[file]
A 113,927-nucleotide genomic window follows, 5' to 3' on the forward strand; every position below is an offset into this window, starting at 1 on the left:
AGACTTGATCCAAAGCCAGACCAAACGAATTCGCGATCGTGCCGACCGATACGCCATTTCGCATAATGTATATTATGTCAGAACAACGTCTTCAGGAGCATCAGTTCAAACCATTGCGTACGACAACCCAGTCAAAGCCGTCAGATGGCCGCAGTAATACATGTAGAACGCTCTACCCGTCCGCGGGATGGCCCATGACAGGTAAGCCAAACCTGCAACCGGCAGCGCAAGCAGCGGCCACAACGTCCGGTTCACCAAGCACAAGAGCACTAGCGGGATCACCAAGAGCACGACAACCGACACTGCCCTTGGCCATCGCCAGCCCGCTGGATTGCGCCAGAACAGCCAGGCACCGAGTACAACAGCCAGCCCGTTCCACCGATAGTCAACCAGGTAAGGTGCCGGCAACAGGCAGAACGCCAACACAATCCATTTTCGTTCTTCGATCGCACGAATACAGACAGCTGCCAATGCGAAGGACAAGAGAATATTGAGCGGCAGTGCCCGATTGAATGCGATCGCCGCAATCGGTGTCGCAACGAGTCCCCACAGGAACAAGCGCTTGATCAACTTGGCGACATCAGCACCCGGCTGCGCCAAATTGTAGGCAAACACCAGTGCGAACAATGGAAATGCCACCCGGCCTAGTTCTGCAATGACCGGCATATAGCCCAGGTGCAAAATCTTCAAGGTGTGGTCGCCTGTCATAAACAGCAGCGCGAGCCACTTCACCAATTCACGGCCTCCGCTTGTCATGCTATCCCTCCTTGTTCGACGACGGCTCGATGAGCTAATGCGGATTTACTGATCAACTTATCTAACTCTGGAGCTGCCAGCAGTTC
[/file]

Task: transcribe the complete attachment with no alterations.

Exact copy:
A 113,927-nucleotide genomic window follows, 5' to 3' on the forward strand; every position below is an offset into this window, starting at 1 on the left:
AGACTTGATCCAAAGCCAGACCAAACGAATTCGCGATCGTGCCGACCGATACGCCATTTCGCATAATGTATATTATGTCAGAACAACGTCTTCAGGAGCATCAGTTCAAACCATTGCGTACGACAACCCAGTCAAAGCCGTCAGATGGCCGCAGTAATACATGTAGAACGCTCTACCCGTCCGCGGGATGGCCCATGACAGGTAAGCCAAACCTGCAACCGGCAGCGCAAGCAGCGGCCACAACGTCCGGTTCACCAAGCACAAGAGCACTAGCGGGATCACCAAGAGCACGACAACCGACACTGCCCTTGGCCATCGCCAGCCCGCTGGATTGCGCCAGAACAGCCAGGCACCGAGTACAACAGCCAGCCCGTTCCACCGATAGTCAACCAGGTAAGGTGCCGGCAACAGGCAGAACGCCAACACAATCCATTTTCGTTCTTCGATCGCACGAATACAGACAGCTGCCAATGCGAAGGACAAGAGAATATTGAGCGGCAGTGCCCGATTGAATGCGATCGCCGCAATCGGTGTCGCAACGAGTCCCCACAGGAACAAGCGCTTGATCAACTTGGCGACATCAGCACCCGGCTGCGCCAAATTGTAGGCAAACACCAGTGCGAACAATGGAAATGCCACCCGGCCTAGTTCTGCAATGACCGGCATATAGCCCAGGTGCAAAATCTTCAAGGTGTGGTCGCCTGTCATAAACAGCAGCGCGAGCCACTTCACCAATTCACGGCCTCCGCTTGTCATGCTATCCCTCCTTGTTCGACGACGGCTCGATGAGCTAATGCGGATTTACTGATCAACTTATCTAACTCTGGAGCTGCCAGCAGTTC